Jack Smith Challenges Federal Judge: Battle Over Secret Documents Unfolds in Court

  • by:
  • Source: Wayne Dupree
  • 04/03/2024
As the lead prosecutor in the case against Donald Trump for keeping secret documents after leaving office, U.S. Special Counsel Jack Smith pushed back against a federal judge who seemed like she might agree with Trump's claim that the records were his own.

Smith told the court late Tuesday night that his office would appeal any decision by U.S. District Judge Aileen Cannon that would tell the jurors to think about what he called Trump's "fundamentally flawed legal premise."

Trump is running against Democratic President Joe Biden as a Republican on November 5. Last year, he pleaded not guilty to a 40-count indictment that said he illegally kept classified documents after leaving office in 2021 and obstructed federal efforts to get them back.

Trump chose Cannon to be a judge, and she has shown that she is open to his claim that he treated the papers as personal under the Presidential Records Act of 1978. This law lets past presidents keep records that are not related to their official duties.

The prosecutors said the papers are about U.S. military and spy issues, such as the country's nuclear program, and could not be seen as personal.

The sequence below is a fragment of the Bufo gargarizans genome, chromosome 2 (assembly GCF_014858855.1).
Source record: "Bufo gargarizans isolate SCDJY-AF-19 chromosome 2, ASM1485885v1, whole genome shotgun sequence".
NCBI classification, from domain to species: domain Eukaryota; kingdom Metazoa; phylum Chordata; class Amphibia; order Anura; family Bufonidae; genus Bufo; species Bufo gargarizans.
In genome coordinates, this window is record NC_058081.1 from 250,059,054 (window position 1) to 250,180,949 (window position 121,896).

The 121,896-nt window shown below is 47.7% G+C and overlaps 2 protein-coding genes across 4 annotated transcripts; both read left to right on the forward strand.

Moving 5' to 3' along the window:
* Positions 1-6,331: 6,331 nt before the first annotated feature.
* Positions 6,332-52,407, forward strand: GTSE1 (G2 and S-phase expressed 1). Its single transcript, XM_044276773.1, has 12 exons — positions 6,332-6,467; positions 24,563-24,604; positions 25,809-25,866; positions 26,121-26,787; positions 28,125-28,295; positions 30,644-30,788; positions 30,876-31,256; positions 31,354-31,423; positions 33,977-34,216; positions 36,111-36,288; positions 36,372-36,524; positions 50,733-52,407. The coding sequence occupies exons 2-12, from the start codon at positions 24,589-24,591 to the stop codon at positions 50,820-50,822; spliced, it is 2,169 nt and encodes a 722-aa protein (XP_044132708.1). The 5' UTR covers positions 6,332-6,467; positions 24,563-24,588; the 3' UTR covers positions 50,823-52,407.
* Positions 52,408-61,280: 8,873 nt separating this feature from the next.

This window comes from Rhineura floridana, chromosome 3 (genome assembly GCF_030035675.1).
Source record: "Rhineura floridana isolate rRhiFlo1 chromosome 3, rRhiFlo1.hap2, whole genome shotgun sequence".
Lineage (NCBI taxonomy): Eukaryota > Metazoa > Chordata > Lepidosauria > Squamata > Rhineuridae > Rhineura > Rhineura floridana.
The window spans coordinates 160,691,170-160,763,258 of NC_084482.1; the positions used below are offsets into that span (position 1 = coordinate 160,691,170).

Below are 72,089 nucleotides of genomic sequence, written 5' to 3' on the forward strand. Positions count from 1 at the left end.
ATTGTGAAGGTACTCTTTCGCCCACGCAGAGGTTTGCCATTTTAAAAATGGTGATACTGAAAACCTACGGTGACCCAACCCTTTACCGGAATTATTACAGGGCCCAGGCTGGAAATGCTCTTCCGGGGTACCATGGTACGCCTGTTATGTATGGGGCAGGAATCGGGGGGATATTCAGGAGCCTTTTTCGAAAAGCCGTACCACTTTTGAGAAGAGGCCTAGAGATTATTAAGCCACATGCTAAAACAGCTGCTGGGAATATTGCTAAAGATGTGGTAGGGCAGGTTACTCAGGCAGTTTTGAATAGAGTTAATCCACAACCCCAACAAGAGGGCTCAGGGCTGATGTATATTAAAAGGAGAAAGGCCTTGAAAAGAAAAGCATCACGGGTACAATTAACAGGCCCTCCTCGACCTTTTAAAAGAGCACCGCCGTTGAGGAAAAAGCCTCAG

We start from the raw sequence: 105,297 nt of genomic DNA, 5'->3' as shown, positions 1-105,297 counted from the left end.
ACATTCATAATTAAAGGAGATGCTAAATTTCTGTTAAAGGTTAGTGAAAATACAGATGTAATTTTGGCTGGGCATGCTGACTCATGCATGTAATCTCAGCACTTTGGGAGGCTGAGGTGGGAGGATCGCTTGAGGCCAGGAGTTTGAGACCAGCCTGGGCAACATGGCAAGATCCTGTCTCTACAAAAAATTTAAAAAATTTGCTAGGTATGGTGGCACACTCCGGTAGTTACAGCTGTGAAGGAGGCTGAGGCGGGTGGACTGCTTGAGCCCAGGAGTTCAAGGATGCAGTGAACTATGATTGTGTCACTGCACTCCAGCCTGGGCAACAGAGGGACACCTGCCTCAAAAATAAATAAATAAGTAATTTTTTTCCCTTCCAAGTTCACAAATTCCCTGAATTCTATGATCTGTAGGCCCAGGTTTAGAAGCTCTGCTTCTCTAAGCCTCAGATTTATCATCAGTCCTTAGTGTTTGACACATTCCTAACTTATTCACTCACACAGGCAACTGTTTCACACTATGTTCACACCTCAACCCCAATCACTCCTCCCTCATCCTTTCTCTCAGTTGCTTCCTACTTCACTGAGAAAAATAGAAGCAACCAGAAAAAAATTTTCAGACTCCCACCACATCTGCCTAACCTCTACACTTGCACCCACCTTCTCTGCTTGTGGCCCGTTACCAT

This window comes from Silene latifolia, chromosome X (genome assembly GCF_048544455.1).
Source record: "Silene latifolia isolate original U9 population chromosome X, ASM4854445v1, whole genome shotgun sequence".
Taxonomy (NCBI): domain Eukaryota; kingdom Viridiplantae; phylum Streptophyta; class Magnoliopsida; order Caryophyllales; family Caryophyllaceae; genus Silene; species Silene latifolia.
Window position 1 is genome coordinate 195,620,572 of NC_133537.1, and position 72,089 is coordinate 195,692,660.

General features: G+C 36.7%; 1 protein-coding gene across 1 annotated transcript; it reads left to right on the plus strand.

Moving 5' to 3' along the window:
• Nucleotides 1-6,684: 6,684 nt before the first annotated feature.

On March 18, the judge told both the prosecution and the defense to come up with jury directions based on two possible law situations, thinking that Trump's case would be used in the trial.

According to the lawyers, one situation in which neither the jury nor the judge could question Trump's claim that the records are personal would pretty much tell the jury to find Trump not guilty. They asked Cannon to quickly decide if Trump's claim would be linked to the charges against him. They said the prosecution needed time "to consider appellate review."

In his statement, Smith said that Cannon's order was wrong and would "distort the trial."

The fourth crime case that Trump is facing is this one. He has said he is not guilty in all of them and tried to make them seem like they were political.

In a filing late Tuesday night, Trump's lawyers said again that the charges should be dropped before the trial because of what they call Trump's choice to treat the records as personal.

With the Presidential Records Act, the U.S. government can get legal records from a president's time in office. It lets past presidents keep some records that are considered personal and have nothing to do with their job duties.

Trump has said that the fact that he took the records to his Florida home, Mar-a-Lago, shows that he thought of them as his own property. The prosecutors say that the records law does not let a past president keep secret information.

The charges against Trump include plot to delay justice and breaking the Espionage Act, which makes it illegal to have defense knowledge without permission. The hearing that was supposed to happen on May 20 is likely to be moved.


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